Thursday, November 15, 2012

These Seniors Stayed the (Obstacle) Course


BY JAY GREENBERG

Few college athletes have known the trouble that Princeton’s football class of 2013 has seen:  Three life-threatening illnesses of teammates, devastating injuries to key players, the unexpected firing of the coaching staff that had recruited them and 24 losses in their first 30 games.

Long seasons. Long vigils for Jordan Culbreath, Chuck Dibilio and Khamal Brown. More gratifying for these seniors than making it all the way to Saturday’s finish is their feeling that they are anything but anxious for it to end.
Shane Wilkinson '13

“Above everything else,” said Shane Wilkinson. “I am just proud to be a part of this class, to have gone through what I went through with these guys.

“I hope we can finish it right. But regardless of what happens Saturday, we have laid a foundation for the future.”

For these survivors, that is a reward greater than the prospect of a first winning season in six; better than Saturday night’s bonfire after a game against Dartmouth to celebrate wins over Harvard and Yale; perhaps even better than the possible 3-way tie for the Ivy League championship, should Princeton and Harvard win and Penn lose at Cornell.  

Princeton’s seniors figure they already have won more than just one game’s difference between 6-4 and 5-5, most of them saying their deepest motivation for their final game is simply in beating a Dartmouth team that has defeated them in the last two meetings. The Tigers ended five-game losing streaks to Brown and Harvard this year and this would be one more notch in their belts.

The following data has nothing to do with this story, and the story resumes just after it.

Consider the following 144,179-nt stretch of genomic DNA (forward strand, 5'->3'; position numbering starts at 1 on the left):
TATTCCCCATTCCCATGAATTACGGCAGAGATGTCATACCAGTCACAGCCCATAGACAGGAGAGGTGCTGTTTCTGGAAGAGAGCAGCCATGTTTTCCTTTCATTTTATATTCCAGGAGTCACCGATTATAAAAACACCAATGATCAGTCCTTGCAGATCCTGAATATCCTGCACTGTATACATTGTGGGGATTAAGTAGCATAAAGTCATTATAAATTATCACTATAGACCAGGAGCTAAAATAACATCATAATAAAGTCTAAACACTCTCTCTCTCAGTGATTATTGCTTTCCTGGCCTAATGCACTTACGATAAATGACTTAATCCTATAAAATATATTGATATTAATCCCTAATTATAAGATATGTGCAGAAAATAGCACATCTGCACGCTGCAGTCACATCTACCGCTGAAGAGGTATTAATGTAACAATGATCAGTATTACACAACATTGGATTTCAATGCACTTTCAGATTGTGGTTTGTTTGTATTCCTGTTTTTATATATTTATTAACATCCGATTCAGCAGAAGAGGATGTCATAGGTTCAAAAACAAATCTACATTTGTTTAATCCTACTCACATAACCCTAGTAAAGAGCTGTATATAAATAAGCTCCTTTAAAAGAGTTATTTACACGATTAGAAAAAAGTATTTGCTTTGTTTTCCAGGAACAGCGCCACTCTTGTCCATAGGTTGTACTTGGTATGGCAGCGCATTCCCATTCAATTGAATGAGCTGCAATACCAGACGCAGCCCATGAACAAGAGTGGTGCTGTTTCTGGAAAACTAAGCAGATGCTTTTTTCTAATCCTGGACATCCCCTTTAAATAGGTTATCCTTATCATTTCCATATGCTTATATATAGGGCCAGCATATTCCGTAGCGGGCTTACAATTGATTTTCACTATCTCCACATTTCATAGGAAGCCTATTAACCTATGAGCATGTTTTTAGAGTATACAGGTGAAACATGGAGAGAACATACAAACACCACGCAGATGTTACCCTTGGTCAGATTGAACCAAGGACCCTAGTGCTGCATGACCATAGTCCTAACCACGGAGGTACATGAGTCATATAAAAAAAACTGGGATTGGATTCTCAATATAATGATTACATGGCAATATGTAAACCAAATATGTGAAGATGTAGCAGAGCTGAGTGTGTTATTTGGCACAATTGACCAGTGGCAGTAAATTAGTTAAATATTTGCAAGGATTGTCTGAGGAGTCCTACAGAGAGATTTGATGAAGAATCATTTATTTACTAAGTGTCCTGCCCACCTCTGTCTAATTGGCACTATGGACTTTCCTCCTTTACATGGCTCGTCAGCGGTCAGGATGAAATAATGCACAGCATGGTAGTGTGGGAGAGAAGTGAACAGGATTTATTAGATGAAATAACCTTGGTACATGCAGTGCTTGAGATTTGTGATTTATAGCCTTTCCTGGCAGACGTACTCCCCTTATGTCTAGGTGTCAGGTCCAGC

“To me the difference between 6-4 and 5-5 is that it will mean a win over an Ivy League school,” said Joe Cloud.
Joe Cloud '13

Win or lose, a bonfire celebrating two other wins this season will proceed three hours after the game on Cannon Green regardless, which is fine by Coach Bob Surace. 

“I’m happy its Saturday instead of Friday, I don’t want it to be a distraction,” Surace said.  “After the season you can celebrate wins over Harvard and Yale whether it’s on Saturday, Monday or Tuesday.

“Last week of the season there are so many distractions.  The (Sunday night team) banquet. Senior Day. Bonfires.  Let’s focus on Dartmouth.”

But the coach already is celebrating one thing, and not prematurely:  His relationship with the seniors he inherited as sophomores.

“Once you join a family, it’s your family,” said Surace. “These guys aren’t [Roger Hughes’s] guys,  they are our guys. 

“Whether they wanted me or I wanted them it didn’t matter, they had to get better and I had to get better. 

“After two [1-9] seasons prior to this year, as a coach you wonder about accountability. Were they going to be all in?  This group has never missed a beat.  They get the credit now because they did the work.

“I told the team many times they have to take ownership, too. This is our team, not my team. I’m a good listener to those guys, it if is something that makes sense. At their suggestion, we don’t meet any more on Wednesday mornings so they can have more rest. 

Matt Landry '13
“These seniors, All Ivy guys and everybody, have come out and practiced hard every day and enjoyed doing it. That’s essential. The accountability for this group has been tremendous thanks in part to the example the seniors have set and I am really happy for them.  I am going to miss coaching all these seniors.”